Seurat’s Circus Sideshow
February 17–May 29, 2017
Exhibition Location: The Met Fifth Avenue
Parade de cirque by Georges Seurat (French, Paris 1859–1891 Paris) 1887–88, Oil on canvas, 39 1/4 x 59 in.
The Ringling Bros. announced in January that it will be closing its run of 146 years this May, a year after letting its elephants free. As life itself gets more anomalous perhaps there is less of a need for big tent attractions. Centered around Georges Seurat’s masterpiece Circus Sideshow, the roots of this carnival fascination will be explored in a thematic exhibition at The Met of more than 100 paintings, drawings, prints, period posters and illustrated journals. Seurat’s great work spurred interest in other artists in the late 19th century leaving behind many depictions of what we affectionately call in the parade of life.
The Met wonderfully describes Circus Sideshow, “Seurat took a raucous spectacle that depended on direct appeal, the banter of barkers and rousing music, jostling crowds, and makeshift structures, and he silenced the noise, rendered the staging taut and ordered, hieratic and symmetrical, exquisitely measured and classically calm. Enveloped by the hazy gloom of night, the players and public are presented with the solemnity of an ancient ritual.”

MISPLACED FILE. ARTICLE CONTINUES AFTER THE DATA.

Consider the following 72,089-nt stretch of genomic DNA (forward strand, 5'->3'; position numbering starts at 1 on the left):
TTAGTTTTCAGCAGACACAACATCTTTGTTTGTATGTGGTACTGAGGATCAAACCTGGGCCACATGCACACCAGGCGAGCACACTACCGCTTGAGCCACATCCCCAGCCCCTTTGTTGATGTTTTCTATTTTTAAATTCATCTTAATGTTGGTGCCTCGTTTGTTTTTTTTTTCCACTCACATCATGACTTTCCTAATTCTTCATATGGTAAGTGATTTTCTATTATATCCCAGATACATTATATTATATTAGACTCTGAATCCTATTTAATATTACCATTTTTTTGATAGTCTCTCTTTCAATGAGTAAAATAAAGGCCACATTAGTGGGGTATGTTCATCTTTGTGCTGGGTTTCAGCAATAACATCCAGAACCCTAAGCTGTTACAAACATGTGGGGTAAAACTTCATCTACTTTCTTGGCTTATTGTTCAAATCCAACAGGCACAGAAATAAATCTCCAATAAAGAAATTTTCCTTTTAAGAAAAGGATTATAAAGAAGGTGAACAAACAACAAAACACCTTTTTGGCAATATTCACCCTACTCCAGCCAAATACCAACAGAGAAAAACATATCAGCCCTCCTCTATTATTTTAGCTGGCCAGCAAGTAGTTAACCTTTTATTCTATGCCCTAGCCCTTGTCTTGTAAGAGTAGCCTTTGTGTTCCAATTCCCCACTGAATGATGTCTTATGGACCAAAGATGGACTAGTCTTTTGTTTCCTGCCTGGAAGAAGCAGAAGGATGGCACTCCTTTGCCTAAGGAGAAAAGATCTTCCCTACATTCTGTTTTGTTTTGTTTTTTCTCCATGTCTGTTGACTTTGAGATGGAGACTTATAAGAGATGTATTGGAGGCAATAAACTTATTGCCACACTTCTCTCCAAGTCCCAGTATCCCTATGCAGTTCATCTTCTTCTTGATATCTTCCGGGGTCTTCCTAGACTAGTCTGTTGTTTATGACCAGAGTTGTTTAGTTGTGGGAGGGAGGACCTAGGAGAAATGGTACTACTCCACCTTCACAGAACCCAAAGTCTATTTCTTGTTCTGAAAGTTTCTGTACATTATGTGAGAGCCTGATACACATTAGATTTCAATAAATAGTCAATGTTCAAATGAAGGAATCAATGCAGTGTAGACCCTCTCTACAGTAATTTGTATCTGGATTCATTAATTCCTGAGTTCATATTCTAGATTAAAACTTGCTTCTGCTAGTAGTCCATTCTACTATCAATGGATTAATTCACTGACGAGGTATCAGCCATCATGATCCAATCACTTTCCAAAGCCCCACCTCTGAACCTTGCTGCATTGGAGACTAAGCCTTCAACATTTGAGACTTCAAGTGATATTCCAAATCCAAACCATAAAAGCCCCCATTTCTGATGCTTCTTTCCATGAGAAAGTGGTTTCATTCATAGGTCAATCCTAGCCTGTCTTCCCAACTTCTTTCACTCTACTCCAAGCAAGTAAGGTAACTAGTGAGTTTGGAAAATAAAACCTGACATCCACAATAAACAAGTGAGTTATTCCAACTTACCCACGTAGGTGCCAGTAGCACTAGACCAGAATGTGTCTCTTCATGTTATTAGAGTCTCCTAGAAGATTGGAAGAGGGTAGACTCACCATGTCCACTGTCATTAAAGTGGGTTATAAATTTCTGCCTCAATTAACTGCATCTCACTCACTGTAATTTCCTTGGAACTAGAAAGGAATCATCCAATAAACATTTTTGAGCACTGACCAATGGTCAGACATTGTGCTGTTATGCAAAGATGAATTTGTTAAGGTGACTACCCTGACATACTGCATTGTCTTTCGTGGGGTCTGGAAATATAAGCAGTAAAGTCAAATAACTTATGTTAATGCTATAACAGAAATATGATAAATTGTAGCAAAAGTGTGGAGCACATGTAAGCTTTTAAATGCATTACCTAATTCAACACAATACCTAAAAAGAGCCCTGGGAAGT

Like art, the circus represents many things to many people, but for artists, those sensitive souls, it was a double-edged attraction grasping both its fiction and truths. Paul Bouissac says in his conclusion to Circus as Multinodal Discourse: Performance, Meaning, and Ritual, “The circus encapsulates all the challenges of human existence. The fundamentally same game is refracted from act to act. The odds follow a crescendo which eventually leads to a soft landing in the cradle of unanimity. The circus provides us with a sense of fusion, risk, and triumph.” Baudelaire famously referred to art as a gamble. Certainly, artists can relate to life up on the high wire.
This ancient ritual of entertainment is woven into the very essence of culture. Cirque de Soleil seems to be the new standard measure. The show must go on as they say. This unique exhibition will surely provide in great measure an interesting look into the pageantry that has excited or in some way horrified generations for over a century.
Grimaces et misères: les Saltimbanques by Fernand Pelez, 1888, oil on canvas, Musée du Petit Palais, Paris